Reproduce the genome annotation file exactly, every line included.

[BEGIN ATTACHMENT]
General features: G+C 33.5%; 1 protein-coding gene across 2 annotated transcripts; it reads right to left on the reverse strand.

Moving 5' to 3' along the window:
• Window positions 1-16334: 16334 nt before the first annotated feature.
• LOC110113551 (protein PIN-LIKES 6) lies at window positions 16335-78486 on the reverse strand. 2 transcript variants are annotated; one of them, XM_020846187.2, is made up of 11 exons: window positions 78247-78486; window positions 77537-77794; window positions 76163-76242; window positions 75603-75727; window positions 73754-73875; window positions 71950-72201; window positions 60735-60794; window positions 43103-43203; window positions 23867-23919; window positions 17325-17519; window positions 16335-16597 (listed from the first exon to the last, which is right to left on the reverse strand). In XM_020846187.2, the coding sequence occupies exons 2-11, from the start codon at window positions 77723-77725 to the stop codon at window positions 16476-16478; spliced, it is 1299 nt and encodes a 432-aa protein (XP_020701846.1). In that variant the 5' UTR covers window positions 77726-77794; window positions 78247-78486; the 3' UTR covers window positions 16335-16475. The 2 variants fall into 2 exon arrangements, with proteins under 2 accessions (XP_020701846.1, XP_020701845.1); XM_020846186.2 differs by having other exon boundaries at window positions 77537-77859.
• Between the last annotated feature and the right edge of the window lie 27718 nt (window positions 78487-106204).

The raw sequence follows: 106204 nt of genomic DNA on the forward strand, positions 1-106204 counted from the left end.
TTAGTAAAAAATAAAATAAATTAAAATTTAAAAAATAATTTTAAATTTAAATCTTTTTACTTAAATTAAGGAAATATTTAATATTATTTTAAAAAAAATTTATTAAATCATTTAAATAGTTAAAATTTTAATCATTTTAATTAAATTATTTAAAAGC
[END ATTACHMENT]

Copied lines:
General features: G+C 33.5%; 1 protein-coding gene across 2 annotated transcripts; it reads right to left on the reverse strand.

Moving 5' to 3' along the window:
• Window positions 1-16334: 16334 nt before the first annotated feature.
• LOC110113551 (protein PIN-LIKES 6) lies at window positions 16335-78486 on the reverse strand. 2 transcript variants are annotated; one of them, XM_020846187.2, is made up of 11 exons: window positions 78247-78486; window positions 77537-77794; window positions 76163-76242; window positions 75603-75727; window positions 73754-73875; window positions 71950-72201; window positions 60735-60794; window positions 43103-43203; window positions 23867-23919; window positions 17325-17519; window positions 16335-16597 (listed from the first exon to the last, which is right to left on the reverse strand). In XM_020846187.2, the coding sequence occupies exons 2-11, from the start codon at window positions 77723-77725 to the stop codon at window positions 16476-16478; spliced, it is 1299 nt and encodes a 432-aa protein (XP_020701846.1). In that variant the 5' UTR covers window positions 77726-77794; window positions 78247-78486; the 3' UTR covers window positions 16335-16475. The 2 variants fall into 2 exon arrangements, with proteins under 2 accessions (XP_020701846.1, XP_020701845.1); XM_020846186.2 differs by having other exon boundaries at window positions 77537-77859.
• Between the last annotated feature and the right edge of the window lie 27718 nt (window positions 78487-106204).

The raw sequence follows: 106204 nt of genomic DNA on the forward strand, positions 1-106204 counted from the left end.
TTAGTAAAAAATAAAATAAATTAAAATTTAAAAAATAATTTTAAATTTAAATCTTTTTACTTAAATTAAGGAAATATTTAATATTATTTTAAAAAAAATTTATTAAATCATTTAAATAGTTAAAATTTTAATCATTTTAATTAAATTATTTAAAAGC